I've always been an addict, even as a child I'd gorge on chocolate in a way that I'd gorge on booze, sex, drugs, laxatives, exercise and work in my later years.
I remember as a young child being invited to birthday parties and sweeping through plates of biscuits, cake and sugar, barely savouring the taste until I felt too full with food and shame, promising myself that next time I'd eat like a lady. I have a theory that there's two types of biscuit eaters in the world: people that can eat one biscuit and put the rest of the packet away, and then people like me, who have to eat the whole packet as soon as it's open.
When I talk of biscuits, I'm obviously talking about sex.
Most people I've met on the road to sobriety have fixated on sex and chased love as part of their addiction and subsequent recovery. It's an easy thing to get a dopamine hit from. When you first get sober, the junkie behaviour moves over to other areas of your life; it's natural. You tell yourself, a bit of sugar or a bit of d**k won't hurt, at least you're not picking up a drink. What's the harm of jumping on Tinder to see who's on it? Get a little match, swipe a few people, maybe go on a last-minute date with a stranger. Before you know it, you are four dates deep and contemplating a fifth to take the edge off.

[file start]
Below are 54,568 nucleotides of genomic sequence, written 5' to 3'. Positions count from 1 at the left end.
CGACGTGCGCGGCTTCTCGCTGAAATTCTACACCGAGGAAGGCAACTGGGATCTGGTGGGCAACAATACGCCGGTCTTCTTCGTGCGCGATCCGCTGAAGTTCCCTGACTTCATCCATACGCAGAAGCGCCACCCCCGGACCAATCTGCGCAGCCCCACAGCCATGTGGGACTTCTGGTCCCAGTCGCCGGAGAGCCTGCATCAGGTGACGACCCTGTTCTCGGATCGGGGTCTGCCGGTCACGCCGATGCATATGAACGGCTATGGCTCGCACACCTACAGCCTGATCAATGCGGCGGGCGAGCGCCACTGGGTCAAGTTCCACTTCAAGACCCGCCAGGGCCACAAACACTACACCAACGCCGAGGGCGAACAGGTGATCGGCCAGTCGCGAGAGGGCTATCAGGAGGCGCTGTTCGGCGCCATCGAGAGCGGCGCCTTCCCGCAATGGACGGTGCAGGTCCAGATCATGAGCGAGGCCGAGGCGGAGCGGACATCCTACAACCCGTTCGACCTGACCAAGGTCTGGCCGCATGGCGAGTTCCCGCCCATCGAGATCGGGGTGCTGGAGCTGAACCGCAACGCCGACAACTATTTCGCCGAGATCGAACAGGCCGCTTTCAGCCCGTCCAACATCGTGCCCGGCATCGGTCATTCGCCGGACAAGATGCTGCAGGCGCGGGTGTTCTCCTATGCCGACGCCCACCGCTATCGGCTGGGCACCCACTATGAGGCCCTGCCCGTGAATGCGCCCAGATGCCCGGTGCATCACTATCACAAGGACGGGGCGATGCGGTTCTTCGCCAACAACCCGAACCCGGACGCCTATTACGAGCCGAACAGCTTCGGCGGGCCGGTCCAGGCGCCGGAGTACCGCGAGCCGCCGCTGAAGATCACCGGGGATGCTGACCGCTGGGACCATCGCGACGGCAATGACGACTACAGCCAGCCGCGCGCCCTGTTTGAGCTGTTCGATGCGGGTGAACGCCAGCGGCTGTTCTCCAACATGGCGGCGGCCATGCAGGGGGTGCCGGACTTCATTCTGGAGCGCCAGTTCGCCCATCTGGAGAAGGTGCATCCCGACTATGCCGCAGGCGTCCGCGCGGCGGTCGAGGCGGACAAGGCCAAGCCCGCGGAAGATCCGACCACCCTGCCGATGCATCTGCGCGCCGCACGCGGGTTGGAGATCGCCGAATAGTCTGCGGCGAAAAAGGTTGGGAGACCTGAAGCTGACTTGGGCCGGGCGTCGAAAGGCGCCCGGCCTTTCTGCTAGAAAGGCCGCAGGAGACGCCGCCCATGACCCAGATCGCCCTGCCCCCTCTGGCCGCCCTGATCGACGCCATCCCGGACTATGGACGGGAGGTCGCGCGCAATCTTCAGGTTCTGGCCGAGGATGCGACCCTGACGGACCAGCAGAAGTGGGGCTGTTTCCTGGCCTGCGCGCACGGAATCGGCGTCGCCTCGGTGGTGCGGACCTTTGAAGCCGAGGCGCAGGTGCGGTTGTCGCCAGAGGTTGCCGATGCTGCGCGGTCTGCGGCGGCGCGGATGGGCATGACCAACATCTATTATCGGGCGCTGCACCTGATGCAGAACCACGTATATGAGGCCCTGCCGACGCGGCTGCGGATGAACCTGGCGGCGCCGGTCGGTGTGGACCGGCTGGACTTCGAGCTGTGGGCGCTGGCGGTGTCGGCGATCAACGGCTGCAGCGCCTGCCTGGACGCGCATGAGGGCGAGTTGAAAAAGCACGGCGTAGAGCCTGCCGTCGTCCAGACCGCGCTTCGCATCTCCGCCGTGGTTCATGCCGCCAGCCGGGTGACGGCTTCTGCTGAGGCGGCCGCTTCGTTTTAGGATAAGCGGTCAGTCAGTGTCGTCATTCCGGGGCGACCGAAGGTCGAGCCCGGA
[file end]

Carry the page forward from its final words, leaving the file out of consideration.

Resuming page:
A junkie attitude to men and sex is something that's been brewing for me for a long time. Reading Cosmo as a girl, I'd read headlines such as 'how to give the perfect blowjob', translating that if I got the technique on how to please a man I would somehow receive the perfect romantic and (later in life) sexual experience.
In my twenties, I was newly-single and in a new town, and dating was a social framework for me to meet people and have an excuse to drink and get high. What followed was a whirlwind of 'dating' and drinking that extended into over a decade of single life, not to be confused with celibacy.
When I feel uncomfortable in life - anxious, disturbed - I grab stuff outside of myself to try and replace that feeling. It's the system I learnt in early adulthood to satiate those feelings of discomfort. It has never really worked for long though, and each stage of craving and satiation escalates into more-more-more until, in 2014, something snapped and I got sober.
In early sobriety, life is tough; make no mistake, those days are full of uncertainty and unknowing. It's like learning to walk again, but as an adult. My learning mechanisms lubricated in youth are creaky in adulthood, things take longer to change.
In early sobriety, I was barely mastering staying off the drink, let alone Tinder. Dating apps were a gateway to getting hits of connection, hope, possibility and sex. A dealer in the palm of my hand with a limitless amount of supply. In the meantime, I'm going to meetings, getting sober, doing the work I'm supposed to do to stay clean and serene but all the time I'm on Tinder, scrolling, matching, sexting, f**king.
Five years into my sobriety from alcohol and substances, I can say it's only in the past two years that I've reached any level of emotional and sexual or romantic sobriety. Now I try on a daily basis to not use sex, sugar, exercise, drink or drugs as a way to change the way I feel.
I think men relate to the subject of sex addiction more closely than women feel they can. We're closeted in shame about it. Plus we get to dress it up as 'dating'. The dynamics at play are totally the same but the results are different.